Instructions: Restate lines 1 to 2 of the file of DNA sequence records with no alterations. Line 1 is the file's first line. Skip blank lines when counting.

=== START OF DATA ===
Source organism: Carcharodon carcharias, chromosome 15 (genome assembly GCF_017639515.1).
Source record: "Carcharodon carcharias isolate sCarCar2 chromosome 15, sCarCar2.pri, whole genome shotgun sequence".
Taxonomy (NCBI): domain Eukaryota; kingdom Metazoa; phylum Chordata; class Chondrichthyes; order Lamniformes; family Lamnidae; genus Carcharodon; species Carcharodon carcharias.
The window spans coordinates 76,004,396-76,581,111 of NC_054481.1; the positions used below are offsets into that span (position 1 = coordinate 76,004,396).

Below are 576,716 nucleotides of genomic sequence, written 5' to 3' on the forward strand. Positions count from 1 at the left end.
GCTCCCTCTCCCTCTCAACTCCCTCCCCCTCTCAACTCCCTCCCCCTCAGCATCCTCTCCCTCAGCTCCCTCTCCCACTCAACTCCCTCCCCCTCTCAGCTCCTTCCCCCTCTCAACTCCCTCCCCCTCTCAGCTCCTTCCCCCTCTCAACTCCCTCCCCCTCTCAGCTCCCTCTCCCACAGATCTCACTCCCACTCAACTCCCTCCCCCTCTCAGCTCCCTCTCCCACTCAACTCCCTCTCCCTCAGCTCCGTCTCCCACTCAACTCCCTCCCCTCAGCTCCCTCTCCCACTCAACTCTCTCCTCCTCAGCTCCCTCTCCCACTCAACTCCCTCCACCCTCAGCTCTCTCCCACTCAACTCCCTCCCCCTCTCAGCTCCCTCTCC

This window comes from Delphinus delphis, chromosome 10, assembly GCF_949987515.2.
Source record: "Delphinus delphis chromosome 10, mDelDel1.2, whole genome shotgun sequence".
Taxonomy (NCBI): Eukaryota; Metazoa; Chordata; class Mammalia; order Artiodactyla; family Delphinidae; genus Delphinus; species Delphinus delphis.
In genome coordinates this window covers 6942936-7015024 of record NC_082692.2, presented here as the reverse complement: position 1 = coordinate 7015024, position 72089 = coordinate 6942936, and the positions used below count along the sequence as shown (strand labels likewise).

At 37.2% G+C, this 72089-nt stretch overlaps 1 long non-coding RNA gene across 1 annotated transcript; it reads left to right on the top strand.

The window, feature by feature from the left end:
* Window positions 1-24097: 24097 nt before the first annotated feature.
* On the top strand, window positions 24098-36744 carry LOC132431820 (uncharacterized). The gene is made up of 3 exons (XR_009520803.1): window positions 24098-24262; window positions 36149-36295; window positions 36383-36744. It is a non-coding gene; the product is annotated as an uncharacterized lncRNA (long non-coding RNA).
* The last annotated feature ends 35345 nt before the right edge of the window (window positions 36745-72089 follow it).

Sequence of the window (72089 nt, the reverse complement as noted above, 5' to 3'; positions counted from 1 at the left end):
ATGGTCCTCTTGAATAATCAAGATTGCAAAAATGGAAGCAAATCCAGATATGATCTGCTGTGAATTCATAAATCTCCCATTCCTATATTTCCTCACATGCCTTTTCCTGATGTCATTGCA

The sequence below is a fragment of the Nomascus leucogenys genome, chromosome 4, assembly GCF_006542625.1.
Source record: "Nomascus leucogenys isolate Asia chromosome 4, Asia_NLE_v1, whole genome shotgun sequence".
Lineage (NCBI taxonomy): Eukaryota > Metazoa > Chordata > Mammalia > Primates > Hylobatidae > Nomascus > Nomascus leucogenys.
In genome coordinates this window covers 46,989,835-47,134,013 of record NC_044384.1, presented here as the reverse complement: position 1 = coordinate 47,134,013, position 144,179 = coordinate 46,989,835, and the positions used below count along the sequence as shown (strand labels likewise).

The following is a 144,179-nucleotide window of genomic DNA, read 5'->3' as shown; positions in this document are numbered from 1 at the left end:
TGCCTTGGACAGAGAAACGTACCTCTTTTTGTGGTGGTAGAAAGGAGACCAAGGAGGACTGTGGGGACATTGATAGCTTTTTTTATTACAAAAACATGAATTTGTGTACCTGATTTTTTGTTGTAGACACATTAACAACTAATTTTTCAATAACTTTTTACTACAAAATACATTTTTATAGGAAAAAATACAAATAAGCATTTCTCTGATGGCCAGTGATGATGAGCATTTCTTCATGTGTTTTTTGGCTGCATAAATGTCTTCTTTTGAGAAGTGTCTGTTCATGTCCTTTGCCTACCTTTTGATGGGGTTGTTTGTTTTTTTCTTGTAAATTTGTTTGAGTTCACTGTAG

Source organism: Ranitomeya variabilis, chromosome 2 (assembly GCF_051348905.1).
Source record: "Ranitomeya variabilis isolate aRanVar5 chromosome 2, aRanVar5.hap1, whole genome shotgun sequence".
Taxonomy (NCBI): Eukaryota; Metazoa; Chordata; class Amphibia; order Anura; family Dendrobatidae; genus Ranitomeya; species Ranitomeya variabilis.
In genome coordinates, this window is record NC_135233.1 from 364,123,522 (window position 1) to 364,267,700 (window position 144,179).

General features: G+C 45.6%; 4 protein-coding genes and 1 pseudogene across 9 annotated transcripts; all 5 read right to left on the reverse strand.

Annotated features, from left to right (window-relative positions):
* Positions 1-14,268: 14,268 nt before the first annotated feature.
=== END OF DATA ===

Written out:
Source organism: Carcharodon carcharias, chromosome 15 (genome assembly GCF_017639515.1).
Source record: "Carcharodon carcharias isolate sCarCar2 chromosome 15, sCarCar2.pri, whole genome shotgun sequence".